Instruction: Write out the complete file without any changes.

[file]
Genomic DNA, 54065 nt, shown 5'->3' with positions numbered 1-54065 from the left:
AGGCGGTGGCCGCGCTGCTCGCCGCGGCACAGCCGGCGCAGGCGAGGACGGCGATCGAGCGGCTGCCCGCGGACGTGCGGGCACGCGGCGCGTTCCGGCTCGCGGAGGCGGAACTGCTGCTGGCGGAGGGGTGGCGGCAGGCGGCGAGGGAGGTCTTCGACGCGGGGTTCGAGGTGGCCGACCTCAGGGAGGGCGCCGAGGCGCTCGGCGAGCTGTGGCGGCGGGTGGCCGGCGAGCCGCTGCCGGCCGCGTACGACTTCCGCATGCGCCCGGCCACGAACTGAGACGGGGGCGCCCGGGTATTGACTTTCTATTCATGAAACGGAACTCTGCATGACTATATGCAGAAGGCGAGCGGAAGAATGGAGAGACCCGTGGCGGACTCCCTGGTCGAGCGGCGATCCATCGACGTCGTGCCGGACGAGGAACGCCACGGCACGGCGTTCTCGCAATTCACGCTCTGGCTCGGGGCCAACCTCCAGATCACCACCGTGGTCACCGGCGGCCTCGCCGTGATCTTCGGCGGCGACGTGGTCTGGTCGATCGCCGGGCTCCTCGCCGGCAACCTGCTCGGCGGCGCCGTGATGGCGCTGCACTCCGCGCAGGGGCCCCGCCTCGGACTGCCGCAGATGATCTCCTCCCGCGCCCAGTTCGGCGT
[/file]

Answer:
Genomic DNA, 54065 nt, shown 5'->3' with positions numbered 1-54065 from the left:
AGGCGGTGGCCGCGCTGCTCGCCGCGGCACAGCCGGCGCAGGCGAGGACGGCGATCGAGCGGCTGCCCGCGGACGTGCGGGCACGCGGCGCGTTCCGGCTCGCGGAGGCGGAACTGCTGCTGGCGGAGGGGTGGCGGCAGGCGGCGAGGGAGGTCTTCGACGCGGGGTTCGAGGTGGCCGACCTCAGGGAGGGCGCCGAGGCGCTCGGCGAGCTGTGGCGGCGGGTGGCCGGCGAGCCGCTGCCGGCCGCGTACGACTTCCGCATGCGCCCGGCCACGAACTGAGACGGGGGCGCCCGGGTATTGACTTTCTATTCATGAAACGGAACTCTGCATGACTATATGCAGAAGGCGAGCGGAAGAATGGAGAGACCCGTGGCGGACTCCCTGGTCGAGCGGCGATCCATCGACGTCGTGCCGGACGAGGAACGCCACGGCACGGCGTTCTCGCAATTCACGCTCTGGCTCGGGGCCAACCTCCAGATCACCACCGTGGTCACCGGCGGCCTCGCCGTGATCTTCGGCGGCGACGTGGTCTGGTCGATCGCCGGGCTCCTCGCCGGCAACCTGCTCGGCGGCGCCGTGATGGCGCTGCACTCCGCGCAGGGGCCCCGCCTCGGACTGCCGCAGATGATCTCCTCCCGCGCCCAGTTCGGCGT